Alternate leaf dogwood has, as one would expect, alternate leaves, which turn to maroon foliage in the fall. When it is not competing with nearby trees or buildings, its branches will tier or layer horizontally, giving the appearance of a layered tierred pagoda with upturned branches. It has a fibrous, spreading root system and prefers a cool root zone. This dogwood can reach a height of 15 to 25 feet. It grows in both moist and dry forests, as well as forest margins, stream banks, and fields.
Quick Growing Guide
Botanical Name: Cornus alternifolia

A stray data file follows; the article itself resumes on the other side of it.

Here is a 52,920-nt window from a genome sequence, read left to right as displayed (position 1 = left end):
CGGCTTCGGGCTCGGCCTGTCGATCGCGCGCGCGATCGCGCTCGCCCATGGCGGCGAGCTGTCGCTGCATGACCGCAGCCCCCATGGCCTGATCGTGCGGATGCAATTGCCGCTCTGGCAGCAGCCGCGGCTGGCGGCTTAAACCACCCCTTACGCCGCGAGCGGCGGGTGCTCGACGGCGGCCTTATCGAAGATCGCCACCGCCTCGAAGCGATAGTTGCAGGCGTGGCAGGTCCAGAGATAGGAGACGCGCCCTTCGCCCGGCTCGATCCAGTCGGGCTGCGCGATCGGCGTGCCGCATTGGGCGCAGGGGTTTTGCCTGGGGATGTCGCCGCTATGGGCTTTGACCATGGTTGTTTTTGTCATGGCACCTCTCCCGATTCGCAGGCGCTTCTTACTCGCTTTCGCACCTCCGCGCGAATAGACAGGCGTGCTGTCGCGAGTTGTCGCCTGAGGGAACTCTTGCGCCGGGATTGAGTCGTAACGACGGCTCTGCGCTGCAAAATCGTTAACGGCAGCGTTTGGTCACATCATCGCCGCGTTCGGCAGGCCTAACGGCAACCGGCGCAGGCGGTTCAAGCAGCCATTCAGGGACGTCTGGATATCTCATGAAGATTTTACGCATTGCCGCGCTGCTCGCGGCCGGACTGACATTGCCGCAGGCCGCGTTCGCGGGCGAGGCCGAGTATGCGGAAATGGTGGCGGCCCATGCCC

Botanical Family: Cornaceae
Also Called: Pagoda Dogwood
En français: Cornouiller à feuilles alterne
Water: Low water requirement
In Hardiness zone 5, it fruit will typically mature around august first, at which time a feeding frenzy by Cow Birds might be obeserved.
This alternate leaf dogwood should be pruned every few years as branches tend to grow into available space, perhaps distorting the trees natural shape (of looking like a layered pagoda)
Provides cover and nesting sites. Dry, bitter berries are winter food for birds and mammals. Larval food source for Summer Azure (Celastrina neglecta).
Its natural habitat: Understory of deciduous forests, thickets, open woods, hillsides and ravine slopes, along streams.